McHenry state's attorney hopefuls differ on Casciaro case
Two candidates squaring off to be the next McHenry County state's attorney have differing views on the case of Mario Casciaro, convicted of a 2002 murder after two trials but released from prison after an appellate court overturned the guilty verdict and voided his sentence.
The state's Supreme Court declined to hear the case after McHenry prosecutors appealed. Casciaro is due in court Friday seeking a certificate of innocence in the murder of Brian Carrick, 17, whose body has not been found.
Patrick Kenneally, first assistant state's attorney, is running as a Republican to fill the 4-year seat that will be vacated by Lou Bianchi, who is not seeking re-election.
Ray Flavin, a defense attorney from Woodstock, is running as a Democrat.
The first Casciaro trial ended with a hung jury, and he was convicted in a second trial in 2013 and sentenced to 26 years in prison.
Prosecutors granted Shane Lamb blanket immunity for his testimony in the case. Carrick owed Casciaro money from selling marijuana, and Casciaro enlisted Lamb to help him get it from Carrick, prosecutors alleged. All three met in a produce cooler in December 2002 in a grocery store owned by Casciaro's parents in Johnsburg.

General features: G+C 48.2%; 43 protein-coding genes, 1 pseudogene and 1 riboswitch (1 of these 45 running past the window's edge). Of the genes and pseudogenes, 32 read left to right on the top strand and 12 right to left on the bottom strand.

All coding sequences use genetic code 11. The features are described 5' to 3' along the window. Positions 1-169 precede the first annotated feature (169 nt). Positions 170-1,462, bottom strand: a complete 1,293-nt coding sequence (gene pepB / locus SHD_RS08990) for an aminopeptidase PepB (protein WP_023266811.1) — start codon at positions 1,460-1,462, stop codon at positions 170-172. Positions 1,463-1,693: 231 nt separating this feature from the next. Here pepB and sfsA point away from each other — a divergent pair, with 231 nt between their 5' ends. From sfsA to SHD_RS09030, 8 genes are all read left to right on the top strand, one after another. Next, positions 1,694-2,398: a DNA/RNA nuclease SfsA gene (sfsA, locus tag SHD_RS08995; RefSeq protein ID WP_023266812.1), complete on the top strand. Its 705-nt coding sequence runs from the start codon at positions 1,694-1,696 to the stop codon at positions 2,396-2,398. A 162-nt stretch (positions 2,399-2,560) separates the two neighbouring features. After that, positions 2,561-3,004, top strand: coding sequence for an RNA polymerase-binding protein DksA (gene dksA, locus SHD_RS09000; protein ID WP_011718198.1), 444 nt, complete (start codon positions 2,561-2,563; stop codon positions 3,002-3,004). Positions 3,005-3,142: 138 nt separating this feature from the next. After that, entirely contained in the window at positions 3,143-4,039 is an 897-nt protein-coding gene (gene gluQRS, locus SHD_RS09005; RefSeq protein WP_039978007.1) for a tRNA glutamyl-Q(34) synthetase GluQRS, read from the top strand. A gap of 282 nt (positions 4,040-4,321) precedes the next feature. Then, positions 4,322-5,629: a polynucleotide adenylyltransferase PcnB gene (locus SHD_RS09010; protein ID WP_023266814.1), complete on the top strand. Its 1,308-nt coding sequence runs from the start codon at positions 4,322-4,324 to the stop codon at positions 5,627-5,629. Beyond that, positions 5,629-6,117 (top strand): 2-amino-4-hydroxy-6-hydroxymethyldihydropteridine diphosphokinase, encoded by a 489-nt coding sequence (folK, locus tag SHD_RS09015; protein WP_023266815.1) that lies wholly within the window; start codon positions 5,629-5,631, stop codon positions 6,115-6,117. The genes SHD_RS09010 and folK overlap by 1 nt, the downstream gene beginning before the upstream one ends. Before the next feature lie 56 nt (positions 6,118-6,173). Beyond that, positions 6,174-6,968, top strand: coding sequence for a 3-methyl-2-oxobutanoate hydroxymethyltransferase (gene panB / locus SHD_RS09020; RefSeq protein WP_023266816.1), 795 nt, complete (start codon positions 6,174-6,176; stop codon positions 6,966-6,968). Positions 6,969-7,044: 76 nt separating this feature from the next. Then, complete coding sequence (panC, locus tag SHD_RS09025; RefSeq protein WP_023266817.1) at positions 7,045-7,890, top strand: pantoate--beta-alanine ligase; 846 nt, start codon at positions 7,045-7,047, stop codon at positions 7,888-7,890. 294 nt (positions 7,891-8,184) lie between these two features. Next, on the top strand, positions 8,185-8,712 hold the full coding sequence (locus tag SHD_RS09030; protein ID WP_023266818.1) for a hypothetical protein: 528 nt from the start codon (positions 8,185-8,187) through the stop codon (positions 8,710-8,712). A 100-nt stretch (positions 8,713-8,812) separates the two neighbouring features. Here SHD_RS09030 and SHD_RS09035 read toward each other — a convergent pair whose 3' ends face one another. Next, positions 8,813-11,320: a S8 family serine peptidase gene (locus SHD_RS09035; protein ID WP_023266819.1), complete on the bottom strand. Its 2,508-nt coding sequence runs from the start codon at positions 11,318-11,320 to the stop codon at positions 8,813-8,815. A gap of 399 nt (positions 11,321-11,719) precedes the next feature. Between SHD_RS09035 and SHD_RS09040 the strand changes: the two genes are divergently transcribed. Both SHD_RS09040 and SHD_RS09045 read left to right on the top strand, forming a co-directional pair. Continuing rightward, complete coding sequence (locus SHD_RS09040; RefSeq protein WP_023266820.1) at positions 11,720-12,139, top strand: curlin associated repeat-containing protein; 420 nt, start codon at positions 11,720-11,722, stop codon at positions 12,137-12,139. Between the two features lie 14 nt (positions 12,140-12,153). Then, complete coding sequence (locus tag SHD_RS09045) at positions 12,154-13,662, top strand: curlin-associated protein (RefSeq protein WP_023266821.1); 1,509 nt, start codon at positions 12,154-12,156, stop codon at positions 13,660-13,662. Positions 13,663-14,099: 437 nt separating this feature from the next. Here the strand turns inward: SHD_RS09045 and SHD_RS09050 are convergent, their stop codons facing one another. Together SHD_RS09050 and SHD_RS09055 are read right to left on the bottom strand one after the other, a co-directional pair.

Lamb testified he got angry with Carrick and punched him, and Carrick fell backward onto the concrete floor. Lamb testified that Casciaro told Lamb to leave, and Carrick was never seen again.
Lamb has since recanted his testimony.
Kenneally, 37, defended how prosecutors handled the case. He said only one of 12 jurors in Casciaro's first trial thought he was not guilty. The appellate ruling never said prosecutors withheld evidence, and Casciaro was represented by Brian Telander, who has since been appointed a judge.
Prosecutors had an obligation to pursue justice for Carrick and his family, Kenneally said.
"Mario Casciaro is responsible for taking Brian's body -- and nobody's seen it again -- to protect himself and to protect his family business," Kenneally said. "This is a case where you're damned if you do and damned if you don't. As state's attorney, you have to take tough cases."
Flavin, 55, said he did not think prosecution was handled properly but acknowledged that he did not have intimate details of the case, only what he had read in the media. Still, Flavin said it was questionable to grant Lamb immunity, as well as employ a rarely used statute of murder by intimidation in an effort to convict Casciaro.
"It's one thing to say, 'I'm ready to address tough cases.' It's another to go out on a limb and it didn't work out," Flavin said.
The appellate court's ruling was critical of Lamb's testimony and said evidence was "so lacking" and "so improbable" that Casciaro's conviction couldn't stand.
"That was a strong rebuke in the pursuit of that case," Flavin said.